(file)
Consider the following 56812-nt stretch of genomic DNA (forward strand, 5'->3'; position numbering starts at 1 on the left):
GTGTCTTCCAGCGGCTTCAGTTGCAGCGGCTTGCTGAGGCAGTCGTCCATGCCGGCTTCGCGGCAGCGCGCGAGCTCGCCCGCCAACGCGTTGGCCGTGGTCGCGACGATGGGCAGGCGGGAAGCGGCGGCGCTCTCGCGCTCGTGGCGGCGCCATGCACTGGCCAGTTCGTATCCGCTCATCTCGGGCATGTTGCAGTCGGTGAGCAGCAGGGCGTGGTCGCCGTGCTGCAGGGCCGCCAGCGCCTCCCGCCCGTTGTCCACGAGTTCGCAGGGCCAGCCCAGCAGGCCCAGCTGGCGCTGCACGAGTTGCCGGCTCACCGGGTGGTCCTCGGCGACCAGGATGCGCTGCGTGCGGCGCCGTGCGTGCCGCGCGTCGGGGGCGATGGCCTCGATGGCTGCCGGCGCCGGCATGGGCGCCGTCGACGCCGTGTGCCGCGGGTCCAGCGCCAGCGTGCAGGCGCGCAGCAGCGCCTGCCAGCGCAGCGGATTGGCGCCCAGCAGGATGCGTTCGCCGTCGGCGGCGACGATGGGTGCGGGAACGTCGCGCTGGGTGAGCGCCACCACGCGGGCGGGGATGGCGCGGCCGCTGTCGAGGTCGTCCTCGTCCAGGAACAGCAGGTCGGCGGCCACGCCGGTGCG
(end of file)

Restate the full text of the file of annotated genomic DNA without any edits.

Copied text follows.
Consider the following 56812-nt stretch of genomic DNA (forward strand, 5'->3'; position numbering starts at 1 on the left):
GTGTCTTCCAGCGGCTTCAGTTGCAGCGGCTTGCTGAGGCAGTCGTCCATGCCGGCTTCGCGGCAGCGCGCGAGCTCGCCCGCCAACGCGTTGGCCGTGGTCGCGACGATGGGCAGGCGGGAAGCGGCGGCGCTCTCGCGCTCGTGGCGGCGCCATGCACTGGCCAGTTCGTATCCGCTCATCTCGGGCATGTTGCAGTCGGTGAGCAGCAGGGCGTGGTCGCCGTGCTGCAGGGCCGCCAGCGCCTCCCGCCCGTTGTCCACGAGTTCGCAGGGCCAGCCCAGCAGGCCCAGCTGGCGCTGCACGAGTTGCCGGCTCACCGGGTGGTCCTCGGCGACCAGGATGCGCTGCGTGCGGCGCCGTGCGTGCCGCGCGTCGGGGGCGATGGCCTCGATGGCTGCCGGCGCCGGCATGGGCGCCGTCGACGCCGTGTGCCGCGGGTCCAGCGCCAGCGTGCAGGCGCGCAGCAGCGCCTGCCAGCGCAGCGGATTGGCGCCCAGCAGGATGCGTTCGCCGTCGGCGGCGACGATGGGTGCGGGAACGTCGCGCTGGGTGAGCGCCACCACGCGGGCGGGGATGGCGCGGCCGCTGTCGAGGTCGTCCTCGTCCAGGAACAGCAGGTCGGCGGCCACGCCGGTGCG